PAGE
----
CHINA, August 12, -- China predicts that its carbon emissions will peak by 2030 or earlier in a set of national emissions pledges submitted to the United Nations in June.

China has promised to cut the nation's energy consumption per unit of economic output by 60 to 65 percent from its 2005 baseline.


Result of climate change.(SFA)

The pledge has been eagerly awaited as the country is the world's largest carbon emitter.

Vice President of the Chinese Academy of Engineering Physics, Professor Du Xiangwan says the goals set by China to tackle climate change have been influenced by the country's national priorities.

"We should make it clear that energy conservation and emission reduction is what China needs in terms of China's economic development pattern and the environmental problems that China has faced in recent years. It will not restrict China's economic development. Instead, it will make it possible for China to pursue a model of sustainable development."

Professor Du reiterates that China's efforts in dealing with climate change do not necessarily mean an economic slowdown. According to him, China can maintain its economic growth while developing a cost-effective, low-carbon economy.

Also, China is sticking to its consistent stance that the outcomes of the talks on a new climate change agreement should follow the principles of "common but differentiated responsibilities". Du Xiangwan says this principle is determined by many factors and is widely acknowledged in the world.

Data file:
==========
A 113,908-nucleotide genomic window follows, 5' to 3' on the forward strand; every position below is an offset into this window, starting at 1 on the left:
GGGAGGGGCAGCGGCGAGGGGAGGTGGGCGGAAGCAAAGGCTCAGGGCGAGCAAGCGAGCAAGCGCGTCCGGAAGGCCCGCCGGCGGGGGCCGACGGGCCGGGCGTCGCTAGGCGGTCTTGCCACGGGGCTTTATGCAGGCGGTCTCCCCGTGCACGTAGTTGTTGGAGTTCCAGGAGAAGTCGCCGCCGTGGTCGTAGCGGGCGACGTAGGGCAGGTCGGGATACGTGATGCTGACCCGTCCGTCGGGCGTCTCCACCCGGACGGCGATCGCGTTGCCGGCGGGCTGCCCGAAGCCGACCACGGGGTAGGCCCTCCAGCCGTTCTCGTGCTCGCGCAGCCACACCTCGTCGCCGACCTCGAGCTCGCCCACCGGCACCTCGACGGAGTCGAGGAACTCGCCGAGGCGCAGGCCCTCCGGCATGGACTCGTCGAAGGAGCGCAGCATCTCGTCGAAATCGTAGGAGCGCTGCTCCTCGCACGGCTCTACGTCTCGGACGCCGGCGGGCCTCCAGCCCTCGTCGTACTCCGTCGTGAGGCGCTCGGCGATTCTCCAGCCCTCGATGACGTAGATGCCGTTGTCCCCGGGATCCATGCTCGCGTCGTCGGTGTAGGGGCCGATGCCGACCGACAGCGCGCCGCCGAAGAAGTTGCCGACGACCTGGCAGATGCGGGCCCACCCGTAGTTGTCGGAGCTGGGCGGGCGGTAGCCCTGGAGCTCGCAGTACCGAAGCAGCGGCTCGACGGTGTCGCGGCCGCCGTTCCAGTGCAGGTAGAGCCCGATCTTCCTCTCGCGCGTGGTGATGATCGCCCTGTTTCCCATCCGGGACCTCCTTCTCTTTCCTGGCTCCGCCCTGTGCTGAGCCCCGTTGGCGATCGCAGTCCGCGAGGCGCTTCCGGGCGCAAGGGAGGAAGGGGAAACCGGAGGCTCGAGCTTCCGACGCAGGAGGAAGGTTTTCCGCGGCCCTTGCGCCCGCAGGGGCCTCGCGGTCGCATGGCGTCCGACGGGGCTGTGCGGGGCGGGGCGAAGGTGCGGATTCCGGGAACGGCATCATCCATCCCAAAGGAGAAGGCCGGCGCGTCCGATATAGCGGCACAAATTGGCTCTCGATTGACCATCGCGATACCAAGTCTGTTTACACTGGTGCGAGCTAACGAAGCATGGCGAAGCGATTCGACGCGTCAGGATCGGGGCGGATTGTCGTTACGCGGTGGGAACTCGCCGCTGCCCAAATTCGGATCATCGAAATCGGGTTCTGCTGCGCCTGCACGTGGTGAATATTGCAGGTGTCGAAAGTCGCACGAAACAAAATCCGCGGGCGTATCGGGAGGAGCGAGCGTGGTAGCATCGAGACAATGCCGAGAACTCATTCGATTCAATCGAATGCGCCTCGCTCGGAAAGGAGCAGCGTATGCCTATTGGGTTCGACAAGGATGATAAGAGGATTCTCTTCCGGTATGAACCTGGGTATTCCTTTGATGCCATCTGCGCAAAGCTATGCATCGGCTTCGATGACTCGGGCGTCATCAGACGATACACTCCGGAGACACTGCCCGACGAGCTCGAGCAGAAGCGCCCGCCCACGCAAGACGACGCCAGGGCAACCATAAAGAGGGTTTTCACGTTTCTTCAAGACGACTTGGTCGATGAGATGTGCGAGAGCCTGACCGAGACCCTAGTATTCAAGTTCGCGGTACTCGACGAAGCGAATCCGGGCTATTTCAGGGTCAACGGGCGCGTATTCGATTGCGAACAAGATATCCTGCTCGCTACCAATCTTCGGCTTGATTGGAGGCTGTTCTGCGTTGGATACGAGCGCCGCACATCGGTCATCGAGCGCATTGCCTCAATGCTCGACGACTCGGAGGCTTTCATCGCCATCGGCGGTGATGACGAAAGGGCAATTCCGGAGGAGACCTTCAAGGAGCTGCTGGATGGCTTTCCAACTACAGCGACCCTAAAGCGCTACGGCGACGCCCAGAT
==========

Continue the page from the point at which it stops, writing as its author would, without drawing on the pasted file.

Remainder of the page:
"There is no doubt that developed countries are major emitters of carbon dioxide. The carbon dioxide emission per capita of developed countries is much higher than that of developing countries, both historically and in modern times. However, to achieve sustainable development worldwide, every country should make its contribution according to its capabilities and national conditions. "

Meanwhile, China is also pushing for greater international cooperation in tackling global environmental problems.

For example, China is deepening its cooperation with the United States and the European Union.

China also offers both financial and technological assistance to other developing countries to help them deal with climate change.

He Jingjing, an assistant researcher with the Chinese Academy of Social Sciences says bilateral and multilateral cooperation will definitely boost the United Nations climate change talks.

"China's collaboration with other countries, like the US send a very important signal to the world that developed countries and developing countries can work together. So I'm sure that China's cooperation with other countries will be very beneficial to the climate change negotiation."

China's action on climate change is expected to boost international efforts to reach a new, universally binding climate pact in Paris later in December.

The new pact aims to set a long-term goal of limiting the maximum global average temperature increase to no more than 2 Celsius above pre-industrial levels.